A trend, a blooming business

Is the sale of orchids and exotic plants a reliable indicator of the marketís evolution in the nineteenth century? The Linden Companies seem to present every key step of the industrial sector: establishment of a business capital, promotion, the development of facilities, delocalization and repurchase of competitors, regular supply of raw materials, trend effect, and a constant search for novelty. Let us not forget the decline of this company shortly before the First World War: a swan song that will be remembered for its costly court cases and the decrease of prices following a declining demand and an overabundant production.

In 1846, Linden launches his first company for the introduction of exotic plants in Limperstsberg (Luxembourg), using the resources that he collected in Venezuela and Columbia and that are regularly restocked by his associate Nicolas Funck and stepbrother Louis-Joseph Schlim. The description of these first imports by eminent botanist John Lindley grants him a promotion that he relays via catalogues.

Later on, in 1850, Linden delocalizes in Brussels, where better commercial perspectives await him. In 1869-1870, he settles in Ghent too, where he buys back the Verschaffelt Company and becomes Louis Van Houtteís amiable competitor. Ten years on, he creates a Parisian branch that allows him to reach the French market more efficiently. By the end of the 1880ís, on the Óle du Levant and in the region of the Oranger in CavaliŤre (HyŤres), Linden will develop - with the help of Edouard Oltlet - the cultivation of the palm trees that border the French Riviera.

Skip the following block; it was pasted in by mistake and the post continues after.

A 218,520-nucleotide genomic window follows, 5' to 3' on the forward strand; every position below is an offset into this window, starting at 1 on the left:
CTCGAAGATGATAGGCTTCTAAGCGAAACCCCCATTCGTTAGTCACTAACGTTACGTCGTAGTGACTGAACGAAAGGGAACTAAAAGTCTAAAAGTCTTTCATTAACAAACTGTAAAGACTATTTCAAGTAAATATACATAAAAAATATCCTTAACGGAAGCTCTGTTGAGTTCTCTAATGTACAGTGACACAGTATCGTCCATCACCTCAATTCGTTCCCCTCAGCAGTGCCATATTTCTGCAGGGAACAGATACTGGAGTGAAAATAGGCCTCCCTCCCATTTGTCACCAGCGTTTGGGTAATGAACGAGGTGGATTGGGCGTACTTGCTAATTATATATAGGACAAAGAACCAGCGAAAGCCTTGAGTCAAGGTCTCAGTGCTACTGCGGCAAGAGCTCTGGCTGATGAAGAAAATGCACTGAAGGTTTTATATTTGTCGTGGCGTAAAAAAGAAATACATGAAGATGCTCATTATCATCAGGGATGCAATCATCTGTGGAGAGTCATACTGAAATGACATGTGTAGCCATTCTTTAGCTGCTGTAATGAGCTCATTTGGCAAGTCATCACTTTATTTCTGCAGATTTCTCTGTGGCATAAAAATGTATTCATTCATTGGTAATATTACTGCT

Lindenís plant capital increases with the expeditions he supervises throughout the world. This will initiate a constantly renewed and rare offer as well as some new trends. Some of Lindenís collectors became famous in their own name, and gave their name to some orchids. Amongst the latter, let us mention the Cattleya trianae (Josť Triana), the Phragmipedium roezlii (Benedict Roezl) or still, the Odontoglossum wallisii (Gustave Wallis). Once again in partnership with Edouard Otlet, the horticulturist will also finance an expedition in the Congo led by Auguste Linden, his eldest son.

Lucien Linden, Jeanís second son, will take over the management of the family business and will continue their economic expansion. He will witness the decline of the commerce of exotic plants in Europe and the decay of a continent that will soon be torn by the First World War.